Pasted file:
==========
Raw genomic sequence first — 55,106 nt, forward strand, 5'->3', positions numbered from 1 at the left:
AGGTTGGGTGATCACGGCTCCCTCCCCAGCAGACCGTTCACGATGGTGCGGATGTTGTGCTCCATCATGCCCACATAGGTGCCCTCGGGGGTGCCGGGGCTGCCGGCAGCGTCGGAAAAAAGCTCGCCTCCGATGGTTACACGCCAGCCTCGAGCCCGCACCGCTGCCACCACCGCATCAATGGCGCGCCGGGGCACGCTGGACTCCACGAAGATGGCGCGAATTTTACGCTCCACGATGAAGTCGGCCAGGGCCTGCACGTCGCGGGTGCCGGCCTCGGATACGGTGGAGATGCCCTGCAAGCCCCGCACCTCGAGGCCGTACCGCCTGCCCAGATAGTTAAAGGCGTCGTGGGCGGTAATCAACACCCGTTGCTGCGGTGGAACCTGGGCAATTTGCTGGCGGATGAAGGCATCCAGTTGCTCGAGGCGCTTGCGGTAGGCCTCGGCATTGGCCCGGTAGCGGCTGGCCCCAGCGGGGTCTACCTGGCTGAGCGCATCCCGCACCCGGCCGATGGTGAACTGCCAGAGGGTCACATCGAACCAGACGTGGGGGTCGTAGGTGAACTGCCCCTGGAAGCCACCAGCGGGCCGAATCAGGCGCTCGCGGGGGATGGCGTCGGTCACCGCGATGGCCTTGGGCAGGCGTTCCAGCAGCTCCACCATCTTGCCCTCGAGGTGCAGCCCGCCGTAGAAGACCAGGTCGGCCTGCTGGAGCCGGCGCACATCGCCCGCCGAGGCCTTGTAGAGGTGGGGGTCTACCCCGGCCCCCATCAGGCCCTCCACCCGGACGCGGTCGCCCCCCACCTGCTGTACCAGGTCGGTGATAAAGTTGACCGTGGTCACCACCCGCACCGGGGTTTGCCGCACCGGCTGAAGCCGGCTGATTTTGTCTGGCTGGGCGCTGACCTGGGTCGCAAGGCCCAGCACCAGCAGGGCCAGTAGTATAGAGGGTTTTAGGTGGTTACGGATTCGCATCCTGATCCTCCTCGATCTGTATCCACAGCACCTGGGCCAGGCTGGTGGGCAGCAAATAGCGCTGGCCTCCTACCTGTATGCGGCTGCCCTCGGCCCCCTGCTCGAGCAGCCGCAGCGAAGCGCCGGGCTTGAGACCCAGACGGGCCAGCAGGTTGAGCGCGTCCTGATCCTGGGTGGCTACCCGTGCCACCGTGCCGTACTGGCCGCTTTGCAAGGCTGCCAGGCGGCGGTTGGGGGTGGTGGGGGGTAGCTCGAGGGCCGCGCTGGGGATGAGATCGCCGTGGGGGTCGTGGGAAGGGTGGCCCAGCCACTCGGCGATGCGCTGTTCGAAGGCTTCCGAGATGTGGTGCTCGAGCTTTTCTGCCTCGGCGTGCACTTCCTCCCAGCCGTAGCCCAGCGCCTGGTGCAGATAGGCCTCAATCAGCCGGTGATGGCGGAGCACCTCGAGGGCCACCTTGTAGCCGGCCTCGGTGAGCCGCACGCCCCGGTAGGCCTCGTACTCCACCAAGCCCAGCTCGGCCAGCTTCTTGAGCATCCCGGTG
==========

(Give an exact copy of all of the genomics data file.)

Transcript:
Raw genomic sequence first — 55,106 nt, forward strand, 5'->3', positions numbered from 1 at the left:
AGGTTGGGTGATCACGGCTCCCTCCCCAGCAGACCGTTCACGATGGTGCGGATGTTGTGCTCCATCATGCCCACATAGGTGCCCTCGGGGGTGCCGGGGCTGCCGGCAGCGTCGGAAAAAAGCTCGCCTCCGATGGTTACACGCCAGCCTCGAGCCCGCACCGCTGCCACCACCGCATCAATGGCGCGCCGGGGCACGCTGGACTCCACGAAGATGGCGCGAATTTTACGCTCCACGATGAAGTCGGCCAGGGCCTGCACGTCGCGGGTGCCGGCCTCGGATACGGTGGAGATGCCCTGCAAGCCCCGCACCTCGAGGCCGTACCGCCTGCCCAGATAGTTAAAGGCGTCGTGGGCGGTAATCAACACCCGTTGCTGCGGTGGAACCTGGGCAATTTGCTGGCGGATGAAGGCATCCAGTTGCTCGAGGCGCTTGCGGTAGGCCTCGGCATTGGCCCGGTAGCGGCTGGCCCCAGCGGGGTCTACCTGGCTGAGCGCATCCCGCACCCGGCCGATGGTGAACTGCCAGAGGGTCACATCGAACCAGACGTGGGGGTCGTAGGTGAACTGCCCCTGGAAGCCACCAGCGGGCCGAATCAGGCGCTCGCGGGGGATGGCGTCGGTCACCGCGATGGCCTTGGGCAGGCGTTCCAGCAGCTCCACCATCTTGCCCTCGAGGTGCAGCCCGCCGTAGAAGACCAGGTCGGCCTGCTGGAGCCGGCGCACATCGCCCGCCGAGGCCTTGTAGAGGTGGGGGTCTACCCCGGCCCCCATCAGGCCCTCCACCCGGACGCGGTCGCCCCCCACCTGCTGTACCAGGTCGGTGATAAAGTTGACCGTGGTCACCACCCGCACCGGGGTTTGCCGCACCGGCTGAAGCCGGCTGATTTTGTCTGGCTGGGCGCTGACCTGGGTCGCAAGGCCCAGCACCAGCAGGGCCAGTAGTATAGAGGGTTTTAGGTGGTTACGGATTCGCATCCTGATCCTCCTCGATCTGTATCCACAGCACCTGGGCCAGGCTGGTGGGCAGCAAATAGCGCTGGCCTCCTACCTGTATGCGGCTGCCCTCGGCCCCCTGCTCGAGCAGCCGCAGCGAAGCGCCGGGCTTGAGACCCAGACGGGCCAGCAGGTTGAGCGCGTCCTGATCCTGGGTGGCTACCCGTGCCACCGTGCCGTACTGGCCGCTTTGCAAGGCTGCCAGGCGGCGGTTGGGGGTGGTGGGGGGTAGCTCGAGGGCCGCGCTGGGGATGAGATCGCCGTGGGGGTCGTGGGAAGGGTGGCCCAGCCACTCGGCGATGCGCTGTTCGAAGGCTTCCGAGATGTGGTGCTCGAGCTTTTCTGCCTCGGCGTGCACTTCCTCCCAGCCGTAGCCCAGCGCCTGGTGCAGATAGGCCTCAATCAGCCGGTGATGGCGGAGCACCTCGAGGGCCACCTTGTAGCCGGCCTCGGTGAGCCGCACGCCCCGGTAGGCCTCGTACTCCACCAAGCCCAGCTCGGCCAGCTTCTTGAGCATCCCGGTG